Just Do It!
Start drilling for oil, that is, which is the advice Robert Samuelson gives in his Washington Post column today on what the country can do about gas prices, “energy independence,” and “environmental fears.” He writes:
“The truth is that we're almost powerless to influence today's prices. We are because we didn't take sensible actions 10 or 20 years ago. If we persist, we will be even worse off in a decade or two. The first thing to do: Start drilling.
“It may surprise Americans to discover that the United States is the third-largest oil producer, behind Saudi Arabia and Russia. We could be producing more, but Congress has put large areas of potential supply off-limits. These include the Atlantic and Pacific coasts and parts of Alaska and the Gulf of Mexico. By government estimates, these areas may contain 25 billion to 30 billion barrels of oil (against about 30 billion barrels of proven U.S. reserves today) and 80 trillion cubic feet or more of natural gas (compared with about 200 tcf of proven reserves).”
He makes three important points:
- “The best we can do is to try to exert long-term influence on the global balance of supply and demand. Increase our supply. Restrain our demand. With luck, this might widen the worldwide surplus of production capacity.”
- “Members of Congress complain loudly about high oil profits ($40.6 billion for Exxon Mobil last year) but frustrate those companies' desire to use those profits to explore and produce in the United States.”
- “On environmental grounds, the alternatives to more drilling are usually worse. Subsidies for ethanol made from corn have increased food prices and used scarce water, with few benefits.”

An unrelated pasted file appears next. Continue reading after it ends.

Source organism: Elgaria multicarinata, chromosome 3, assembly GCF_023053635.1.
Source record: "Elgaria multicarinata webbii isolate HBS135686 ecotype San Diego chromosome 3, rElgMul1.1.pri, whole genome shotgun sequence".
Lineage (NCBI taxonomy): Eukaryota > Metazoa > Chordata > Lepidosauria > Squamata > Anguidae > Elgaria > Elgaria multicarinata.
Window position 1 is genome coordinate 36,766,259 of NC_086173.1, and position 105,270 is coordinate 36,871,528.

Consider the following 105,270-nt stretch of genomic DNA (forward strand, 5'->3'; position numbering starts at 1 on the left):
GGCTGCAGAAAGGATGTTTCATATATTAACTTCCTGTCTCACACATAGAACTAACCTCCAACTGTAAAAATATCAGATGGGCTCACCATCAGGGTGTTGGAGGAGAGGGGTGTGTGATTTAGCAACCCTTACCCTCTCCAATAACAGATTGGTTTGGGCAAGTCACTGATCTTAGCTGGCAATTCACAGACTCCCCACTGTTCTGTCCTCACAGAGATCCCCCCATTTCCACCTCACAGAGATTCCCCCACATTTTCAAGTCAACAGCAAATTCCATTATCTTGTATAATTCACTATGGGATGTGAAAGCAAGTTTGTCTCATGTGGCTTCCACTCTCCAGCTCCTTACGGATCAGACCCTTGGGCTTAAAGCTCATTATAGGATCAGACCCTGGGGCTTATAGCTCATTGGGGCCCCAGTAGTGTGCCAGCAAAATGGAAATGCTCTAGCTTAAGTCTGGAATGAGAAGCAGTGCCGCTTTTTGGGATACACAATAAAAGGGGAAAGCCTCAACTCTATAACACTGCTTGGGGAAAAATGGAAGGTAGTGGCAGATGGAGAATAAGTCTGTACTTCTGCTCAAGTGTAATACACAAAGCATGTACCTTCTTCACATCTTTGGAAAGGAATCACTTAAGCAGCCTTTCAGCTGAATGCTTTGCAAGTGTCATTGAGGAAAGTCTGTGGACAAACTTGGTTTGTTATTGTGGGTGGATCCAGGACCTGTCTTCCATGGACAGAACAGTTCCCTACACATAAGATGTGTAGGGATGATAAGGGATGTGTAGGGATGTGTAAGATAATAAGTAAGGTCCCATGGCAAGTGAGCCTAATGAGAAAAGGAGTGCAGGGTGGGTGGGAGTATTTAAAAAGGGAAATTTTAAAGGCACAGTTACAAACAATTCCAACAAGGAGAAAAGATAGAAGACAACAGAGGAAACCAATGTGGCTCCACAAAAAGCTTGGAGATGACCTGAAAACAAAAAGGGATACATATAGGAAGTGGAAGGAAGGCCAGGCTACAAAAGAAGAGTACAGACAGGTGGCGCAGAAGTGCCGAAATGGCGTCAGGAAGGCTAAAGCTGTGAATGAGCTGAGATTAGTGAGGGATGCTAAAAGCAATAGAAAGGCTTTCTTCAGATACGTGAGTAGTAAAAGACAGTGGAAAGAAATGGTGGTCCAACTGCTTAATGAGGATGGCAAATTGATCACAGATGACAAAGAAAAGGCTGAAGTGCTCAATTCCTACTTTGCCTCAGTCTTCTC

The bottom line, according to Samuelson:
“If we don't start now, our future dependence and its dangers will grow. Count on it.” (emphasis added)
Sound advice, indeed. As the U.S. House Minority Leader John Boehner (R) said in a press release last Friday:
“We recently marked the two-year anniversary of congressional Democrats saying they had a “commonsense plan” to lower fuel costs. Problem is, that plan has never been revealed and gas prices are, on average, $1.25 per gallon higher than in 2006 . . . Enough is enough. Empty rhetoric and political promises have done absolutely nothing to lower fuel costs. So far in the 110th Congress, not one energy bill brought to a vote in the U.S. House has contained a single watt or gallon of new domestic energy, despite assurances from Democratic leaders that they have a “commonsense plan.” It’s time to see that plan. “ (emphasis added)
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